Dagga Party leader stirs the pot
After a recent incident in Wilderness where a family was severely traumatised by alleged police brutality, Jeremy Acton, the leader of the Dagga Party, says police were wrong to break into a home before showing a warrant.
On 11 October nine armed policemen allegedly burst into the rental home of Erik Vorster and his wife, Jen Stiehler, in Langvlei Laan, Wilderness. According to Stiehler the incident occurred at approximately 17:00 with police looking for tik, mandrax, illegal firearms and cannabis.
“Armed policemen forced their way into our home without identifying themselves or initially producing a proper warrant,” she said. They would later realise that the address and the name on the warrant were both incorrect. “They eventually gave me the warrant to read. The address on the warrant was wrong. So was my husband’s name. He is Erik Vorster, not Eric Mueller as the warrant stated.”
According to Acton the police had allegedly received a complaint from a notoriously unfriendly neighbour, which led to them producing a warrant with incorrect details.
But, says Acton, the police were also not correct in first breaking into the dwelling before showing the warrant. “Warrants have to be presented before entry unless there is a real risk of destruction of evidence. Warrantless entry of homes is unlawful, unconstitutional and renders prosecution invalid since the constitutional court judgement in the *State vs Kunjana. Many cops would disregard that and cite reason to believe that evidence would be destroyed, but this is slightly more difficult today than the past. In many places, the police are still maliciously stopping and searching persons without a warrant in the street and arresting people for possession of small amounts of dagga,” Acton told the George Herald.
Acton says that all citizens should download the constitutional court judgment Case 108/17 CCT from www.saflii.org.za/za/cases/ ZACC/2018/30.pdf and keep a hard copy in their home.
Acton on confiscated items in prison
“One of the key reasons that police still arrest for any amount is because they [police officers] are simply used to stealing cannabis from known growers on a regular basis,” says Acton. Having being detained himself for having dagga ash in a matchbox prior to the Constitutional Court judgement, he witnessed how cash, cellphones and cannabis of those arrested over a weekend were given to a specific person, a gangster of rank who joins the arrested group over a weekend.
“On the Sunday night before appearing in court, mandrax was also delivered into the holding cells of the police station I was held in. That person was then ‘remanded in custody’ and entered the local prison with all of the stolen goods and drugs obtained over that weekend with the help of the police officers. I reported this to the commanding officer at the station but was simply told ‘you have no proof’.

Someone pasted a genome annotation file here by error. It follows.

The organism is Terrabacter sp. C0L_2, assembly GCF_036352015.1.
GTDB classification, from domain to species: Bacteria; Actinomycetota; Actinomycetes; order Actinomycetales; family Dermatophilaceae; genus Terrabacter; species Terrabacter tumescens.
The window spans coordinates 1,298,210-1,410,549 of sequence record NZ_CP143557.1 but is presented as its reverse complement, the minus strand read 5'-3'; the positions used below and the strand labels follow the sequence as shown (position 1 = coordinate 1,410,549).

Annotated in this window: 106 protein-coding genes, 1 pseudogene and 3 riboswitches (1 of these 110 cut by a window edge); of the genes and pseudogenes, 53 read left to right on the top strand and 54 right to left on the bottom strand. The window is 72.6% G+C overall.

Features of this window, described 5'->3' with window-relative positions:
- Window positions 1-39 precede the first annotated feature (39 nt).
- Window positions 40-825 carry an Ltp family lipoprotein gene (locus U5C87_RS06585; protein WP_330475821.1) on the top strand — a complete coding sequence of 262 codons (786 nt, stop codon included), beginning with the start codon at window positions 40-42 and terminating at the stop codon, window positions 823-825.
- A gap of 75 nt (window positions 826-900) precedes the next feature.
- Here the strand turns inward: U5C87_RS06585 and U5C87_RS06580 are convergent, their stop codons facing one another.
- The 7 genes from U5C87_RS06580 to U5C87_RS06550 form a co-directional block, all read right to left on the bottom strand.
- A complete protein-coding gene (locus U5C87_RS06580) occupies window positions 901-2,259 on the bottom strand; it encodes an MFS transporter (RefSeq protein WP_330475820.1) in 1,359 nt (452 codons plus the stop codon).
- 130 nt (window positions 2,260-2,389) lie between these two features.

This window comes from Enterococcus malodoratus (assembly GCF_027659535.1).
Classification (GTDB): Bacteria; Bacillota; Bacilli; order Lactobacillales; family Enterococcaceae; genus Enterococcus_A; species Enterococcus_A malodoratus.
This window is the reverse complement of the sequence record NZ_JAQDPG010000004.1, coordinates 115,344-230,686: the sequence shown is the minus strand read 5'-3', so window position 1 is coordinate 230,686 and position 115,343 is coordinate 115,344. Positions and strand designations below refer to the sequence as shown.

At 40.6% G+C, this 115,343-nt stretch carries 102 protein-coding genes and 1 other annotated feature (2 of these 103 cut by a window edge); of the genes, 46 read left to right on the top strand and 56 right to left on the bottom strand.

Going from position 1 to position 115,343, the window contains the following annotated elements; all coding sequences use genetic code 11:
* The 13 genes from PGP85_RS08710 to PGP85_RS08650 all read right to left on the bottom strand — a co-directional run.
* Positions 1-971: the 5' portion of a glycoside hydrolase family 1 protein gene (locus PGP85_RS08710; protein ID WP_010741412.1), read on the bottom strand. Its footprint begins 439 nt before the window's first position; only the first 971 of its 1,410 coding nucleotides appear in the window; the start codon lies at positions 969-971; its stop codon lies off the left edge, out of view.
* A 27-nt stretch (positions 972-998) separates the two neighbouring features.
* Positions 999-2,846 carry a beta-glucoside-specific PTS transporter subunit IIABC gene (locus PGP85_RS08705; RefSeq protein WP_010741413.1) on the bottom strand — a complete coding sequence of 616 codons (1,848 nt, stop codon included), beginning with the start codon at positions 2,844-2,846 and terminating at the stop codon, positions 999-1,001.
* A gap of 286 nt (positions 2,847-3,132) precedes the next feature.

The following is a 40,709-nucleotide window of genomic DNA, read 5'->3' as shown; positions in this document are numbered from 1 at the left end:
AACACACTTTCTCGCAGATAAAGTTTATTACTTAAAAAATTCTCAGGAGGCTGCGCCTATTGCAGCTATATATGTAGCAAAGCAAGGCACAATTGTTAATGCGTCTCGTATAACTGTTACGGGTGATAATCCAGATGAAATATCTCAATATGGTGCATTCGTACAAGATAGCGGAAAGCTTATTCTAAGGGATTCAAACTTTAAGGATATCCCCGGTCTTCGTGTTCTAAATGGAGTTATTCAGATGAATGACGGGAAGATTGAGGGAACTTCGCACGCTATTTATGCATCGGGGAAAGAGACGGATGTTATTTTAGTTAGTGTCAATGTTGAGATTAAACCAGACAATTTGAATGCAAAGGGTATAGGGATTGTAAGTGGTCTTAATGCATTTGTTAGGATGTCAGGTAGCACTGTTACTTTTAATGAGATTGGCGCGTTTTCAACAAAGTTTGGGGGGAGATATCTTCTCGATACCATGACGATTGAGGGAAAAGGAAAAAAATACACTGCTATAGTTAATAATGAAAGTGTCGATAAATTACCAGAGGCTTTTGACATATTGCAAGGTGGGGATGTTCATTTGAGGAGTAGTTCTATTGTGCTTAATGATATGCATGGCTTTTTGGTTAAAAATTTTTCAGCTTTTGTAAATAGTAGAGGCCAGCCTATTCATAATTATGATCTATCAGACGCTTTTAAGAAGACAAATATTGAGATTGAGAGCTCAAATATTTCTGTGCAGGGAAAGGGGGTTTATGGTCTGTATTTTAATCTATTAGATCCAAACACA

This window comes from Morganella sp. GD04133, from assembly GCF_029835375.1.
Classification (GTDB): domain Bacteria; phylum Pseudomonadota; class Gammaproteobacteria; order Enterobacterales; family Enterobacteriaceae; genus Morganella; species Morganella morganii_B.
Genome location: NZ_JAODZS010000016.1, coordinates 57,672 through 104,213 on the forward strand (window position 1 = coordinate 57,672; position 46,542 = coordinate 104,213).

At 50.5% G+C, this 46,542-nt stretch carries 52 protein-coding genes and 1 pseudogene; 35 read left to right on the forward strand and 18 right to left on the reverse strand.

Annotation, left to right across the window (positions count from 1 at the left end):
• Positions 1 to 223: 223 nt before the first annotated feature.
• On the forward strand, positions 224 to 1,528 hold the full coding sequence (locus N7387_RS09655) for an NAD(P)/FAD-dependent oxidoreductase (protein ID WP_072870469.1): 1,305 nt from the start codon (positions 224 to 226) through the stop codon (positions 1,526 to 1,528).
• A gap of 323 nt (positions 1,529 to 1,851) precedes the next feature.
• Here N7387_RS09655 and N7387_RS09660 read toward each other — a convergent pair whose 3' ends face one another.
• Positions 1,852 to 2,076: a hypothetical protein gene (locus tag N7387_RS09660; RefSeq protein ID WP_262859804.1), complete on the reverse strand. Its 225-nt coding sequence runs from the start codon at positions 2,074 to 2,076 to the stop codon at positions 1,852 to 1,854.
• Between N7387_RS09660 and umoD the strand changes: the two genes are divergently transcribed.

“These police members operate in a shift. They have also raided a friend’s home while he was asleep after the ‘at home’ judgement. They seized about 300g but the arrest did not lead to any prosecution. The cannabis however completely disappeared and was never returned,” Acton said.
Vorster confirmed on Tuesday morning that his wife’s cellphone and their cannabis was still in the possession of the police.
Vorster’s phone wasn’t confiscated. He says they also have not had any access to the warrant. “We will be taking legal action against the officers involved in the raid as well as their informant, for providing false information under oath,” said Vorster.
Plight of citizens in prisons
Acton told the George Herald that despite them demanding the release of dagga-related detainees on the day of the Constitutional Court judgement, people who were arrested for their cannabis convictions before the judgement are still being detained, which is not in the interest of justice or the minimisation of harm.
“This is only a continuance of the abuse of rights and is causing great harm to families. Not to mention costs to the state,” he said.
* http://www.saflii.org.za/za/cases/ ZACC/2016/21.html
Jeremy Acton and Rastafarian lawyer Garreth Prince on the day the ban on private possession, consumption and private cultivation of cannabis at home was ruled unconstitutional.